BASEBALLStL – It is an unfortunate reality that big name stars don’t often win play-off games, but they can sure lose them. For every Reggie Jackson/Mr. October there are several like Alex Rodriguez (the invisible man).
So even if Matt Holliday, Adam Wainwright, Yadier Molina, Matt Carpenter and Jon Jay play at or slightly above their capabilities, it will not be enough to defeat the Los Angeles Dodgers in the NLDS.
Without them, the Cardinals wouldn’t have a chance, of course, but the Dodgers are better than the Cardinals in many key categories and it will take something special from three players to give the Redbirds the edge.
How much better are the Dodgers? They scored 100 more runs than the Redbirds, (718-619) while surrendering just a handful more runs. While the Dodgers won 94 games, the Cards’ Pythagorean record (via Bill James) should have been 83-79, as evidenced by their paper-thin advantage in runs scored/runs surrendered (+16).
The Birds scored four total runs in a train wreck four-game series in LA earlier this year. Since the All-Star break, they won just three of 10 road series, losing to the Padres, Phillies, Marlins, Reds and Cubs, all sub-.500 teams.
The Dodgers are not the Cubs or the Padres. So, someone(s) will have to play large if St. Louis moves on. Here are the three key players who could make the difference.
1). Jhonny Peralta. Yes, 21 bombs is nice and he played a better shortstop than expected. But, hitting in an RBI position in the batting order, he often did not produce, batting just .237 with runners on base (.239 RISP) and .176 with the bases loaded. More troubling, he whiffed 43 times with men on base. He will come up in key spots in these games. For a team that doesn’t get many chances to score, every opportunity is enormous. Peralta must produce.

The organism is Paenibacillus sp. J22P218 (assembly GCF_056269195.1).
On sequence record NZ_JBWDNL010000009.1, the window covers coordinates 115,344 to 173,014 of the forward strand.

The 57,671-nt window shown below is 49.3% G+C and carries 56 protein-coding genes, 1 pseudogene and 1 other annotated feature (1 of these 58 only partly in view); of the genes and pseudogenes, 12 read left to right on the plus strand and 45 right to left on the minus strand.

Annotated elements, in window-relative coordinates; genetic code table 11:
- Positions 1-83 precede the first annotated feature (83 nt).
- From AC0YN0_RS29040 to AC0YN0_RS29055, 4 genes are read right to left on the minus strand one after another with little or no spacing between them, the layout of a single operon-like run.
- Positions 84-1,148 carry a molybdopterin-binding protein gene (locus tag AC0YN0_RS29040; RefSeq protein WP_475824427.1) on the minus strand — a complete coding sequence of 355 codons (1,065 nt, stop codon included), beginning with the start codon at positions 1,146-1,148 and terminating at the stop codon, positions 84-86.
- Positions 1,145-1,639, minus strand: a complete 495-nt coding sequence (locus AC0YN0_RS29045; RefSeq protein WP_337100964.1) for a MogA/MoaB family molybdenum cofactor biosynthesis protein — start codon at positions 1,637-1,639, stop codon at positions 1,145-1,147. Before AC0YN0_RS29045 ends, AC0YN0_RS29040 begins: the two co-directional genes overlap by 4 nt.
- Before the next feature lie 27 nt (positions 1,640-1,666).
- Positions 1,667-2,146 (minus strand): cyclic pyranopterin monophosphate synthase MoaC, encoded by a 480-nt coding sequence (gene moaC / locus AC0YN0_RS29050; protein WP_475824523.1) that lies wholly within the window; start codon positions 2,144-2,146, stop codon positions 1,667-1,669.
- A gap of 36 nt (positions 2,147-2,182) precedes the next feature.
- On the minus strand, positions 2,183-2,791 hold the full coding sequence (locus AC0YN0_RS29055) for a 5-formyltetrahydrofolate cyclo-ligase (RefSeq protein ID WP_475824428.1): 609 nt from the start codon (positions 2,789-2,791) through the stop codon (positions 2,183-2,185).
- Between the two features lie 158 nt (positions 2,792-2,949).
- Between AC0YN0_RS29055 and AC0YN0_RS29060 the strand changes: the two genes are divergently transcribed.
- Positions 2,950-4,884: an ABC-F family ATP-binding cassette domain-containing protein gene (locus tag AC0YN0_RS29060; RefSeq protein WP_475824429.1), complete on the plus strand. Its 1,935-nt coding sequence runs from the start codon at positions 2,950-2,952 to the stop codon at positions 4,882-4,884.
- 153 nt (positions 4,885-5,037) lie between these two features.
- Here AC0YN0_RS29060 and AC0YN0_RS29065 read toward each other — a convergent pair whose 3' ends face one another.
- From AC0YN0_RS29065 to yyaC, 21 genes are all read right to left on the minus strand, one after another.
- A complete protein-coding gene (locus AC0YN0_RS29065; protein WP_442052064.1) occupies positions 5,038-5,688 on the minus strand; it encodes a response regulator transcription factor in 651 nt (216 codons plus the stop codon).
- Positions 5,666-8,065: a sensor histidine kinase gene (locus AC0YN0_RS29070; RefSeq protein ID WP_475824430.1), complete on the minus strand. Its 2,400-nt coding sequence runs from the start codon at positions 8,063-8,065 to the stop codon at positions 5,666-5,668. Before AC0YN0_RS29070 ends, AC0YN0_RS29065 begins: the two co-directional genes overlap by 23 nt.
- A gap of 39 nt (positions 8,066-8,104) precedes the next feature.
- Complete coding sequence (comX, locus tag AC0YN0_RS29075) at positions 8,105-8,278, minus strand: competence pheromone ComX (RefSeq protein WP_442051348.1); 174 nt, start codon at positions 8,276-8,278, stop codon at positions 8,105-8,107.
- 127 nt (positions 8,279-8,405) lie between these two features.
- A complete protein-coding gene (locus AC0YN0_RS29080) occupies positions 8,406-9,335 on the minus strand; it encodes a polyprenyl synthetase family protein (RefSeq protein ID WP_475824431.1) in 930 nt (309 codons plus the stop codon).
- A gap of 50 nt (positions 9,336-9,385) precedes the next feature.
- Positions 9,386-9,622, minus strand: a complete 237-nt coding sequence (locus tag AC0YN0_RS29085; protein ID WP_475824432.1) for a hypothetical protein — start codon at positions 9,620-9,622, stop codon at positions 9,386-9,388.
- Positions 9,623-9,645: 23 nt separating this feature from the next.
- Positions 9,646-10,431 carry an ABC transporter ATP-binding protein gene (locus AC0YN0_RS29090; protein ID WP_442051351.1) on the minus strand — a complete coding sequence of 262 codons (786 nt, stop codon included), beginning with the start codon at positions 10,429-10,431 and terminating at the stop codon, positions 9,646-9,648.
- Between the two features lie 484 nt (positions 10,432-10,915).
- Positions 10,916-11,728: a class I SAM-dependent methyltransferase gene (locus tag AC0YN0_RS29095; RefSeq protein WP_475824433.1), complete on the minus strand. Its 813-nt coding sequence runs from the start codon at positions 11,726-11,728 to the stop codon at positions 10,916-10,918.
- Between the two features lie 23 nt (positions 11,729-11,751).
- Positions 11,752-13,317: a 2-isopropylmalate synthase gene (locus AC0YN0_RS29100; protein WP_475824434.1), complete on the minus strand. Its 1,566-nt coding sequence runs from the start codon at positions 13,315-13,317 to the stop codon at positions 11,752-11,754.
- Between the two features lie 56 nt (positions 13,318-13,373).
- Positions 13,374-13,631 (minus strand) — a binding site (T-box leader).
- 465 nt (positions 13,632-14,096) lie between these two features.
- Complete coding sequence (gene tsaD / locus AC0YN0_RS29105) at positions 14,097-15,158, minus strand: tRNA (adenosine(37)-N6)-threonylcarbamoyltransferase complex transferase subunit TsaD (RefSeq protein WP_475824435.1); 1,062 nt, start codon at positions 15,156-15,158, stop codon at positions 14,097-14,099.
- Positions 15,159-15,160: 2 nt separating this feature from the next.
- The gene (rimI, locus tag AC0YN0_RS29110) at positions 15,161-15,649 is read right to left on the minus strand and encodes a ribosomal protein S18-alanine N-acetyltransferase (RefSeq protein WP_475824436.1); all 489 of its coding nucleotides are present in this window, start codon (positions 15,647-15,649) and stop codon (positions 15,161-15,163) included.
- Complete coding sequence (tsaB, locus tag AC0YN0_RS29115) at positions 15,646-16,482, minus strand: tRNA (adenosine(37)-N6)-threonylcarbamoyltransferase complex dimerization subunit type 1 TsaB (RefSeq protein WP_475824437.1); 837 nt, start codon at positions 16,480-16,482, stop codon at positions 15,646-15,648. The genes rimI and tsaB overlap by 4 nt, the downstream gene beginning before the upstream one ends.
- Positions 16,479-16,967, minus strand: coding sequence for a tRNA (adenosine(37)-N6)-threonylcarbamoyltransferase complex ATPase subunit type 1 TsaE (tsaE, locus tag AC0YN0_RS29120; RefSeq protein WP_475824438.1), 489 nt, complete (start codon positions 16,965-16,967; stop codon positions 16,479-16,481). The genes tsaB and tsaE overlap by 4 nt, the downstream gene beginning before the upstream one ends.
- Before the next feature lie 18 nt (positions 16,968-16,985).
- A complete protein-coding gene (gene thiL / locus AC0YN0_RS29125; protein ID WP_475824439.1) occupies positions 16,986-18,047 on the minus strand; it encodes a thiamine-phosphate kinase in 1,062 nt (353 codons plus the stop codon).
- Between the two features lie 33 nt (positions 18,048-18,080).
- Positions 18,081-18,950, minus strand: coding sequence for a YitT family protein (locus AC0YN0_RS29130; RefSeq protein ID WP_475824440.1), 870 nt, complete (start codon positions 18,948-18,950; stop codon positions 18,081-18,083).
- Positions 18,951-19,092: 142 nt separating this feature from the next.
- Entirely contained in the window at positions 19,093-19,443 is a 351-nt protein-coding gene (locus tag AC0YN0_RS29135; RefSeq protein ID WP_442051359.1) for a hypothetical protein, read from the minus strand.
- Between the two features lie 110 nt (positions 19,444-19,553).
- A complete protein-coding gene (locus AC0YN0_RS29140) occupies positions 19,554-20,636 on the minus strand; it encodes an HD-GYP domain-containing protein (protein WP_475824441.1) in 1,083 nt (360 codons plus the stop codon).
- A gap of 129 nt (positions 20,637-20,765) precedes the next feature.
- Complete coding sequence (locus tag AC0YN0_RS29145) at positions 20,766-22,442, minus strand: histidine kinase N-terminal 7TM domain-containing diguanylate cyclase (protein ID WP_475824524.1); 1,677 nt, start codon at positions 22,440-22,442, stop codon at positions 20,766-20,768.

2). Kolten Wong. He can make the great play and kill big innings with his glove. But unfortunately, so can he with his bat. Wong banged 12 homers this year in limited plate appearances and drove in 42, many of them in big situations. But he fanned 71 times, which is why he isn’t batting second anymore. Pitchers have learned they don’t need to throw strikes to get him out and his lack of patience at the plate doesn’t engender long at-bats. He leads the team in steals with 20 and when he is on base (as with Peter Bourjos), pitchers tend to fall apart. He needs at-bats that last more than three pitches and he must get on base twice a game, somehow.
3). Lance Lynn. He lost his last four decisions, despite never surrendering more than three earned runs and thus, remained stuck at 15 wins. That is not nearly indicative of what this big boy can do. Wainwright alone will not be enough to defeat the Dodgers and John Lackey has not been compelling. Lynn has the ability to dominate a team and did it many times this year. His number one enemy is himself but his willingness to control and channel his anger into positive results has been refreshing, if not at times downright scary. (After escaping a three-error first inning with just two runs on Sept. 6 in Milwaukee, Lynn walked off the mound after issuing a guttural scream that could be heard all the way in the press box. He won that game 5-3, his last win of the season). Lynn’s worst game of the year was against LA, when he gave up six earned runs in two innings. For some pitchers that might be concerning, but Lynn will use it to stoke the relentless fire that burns within him.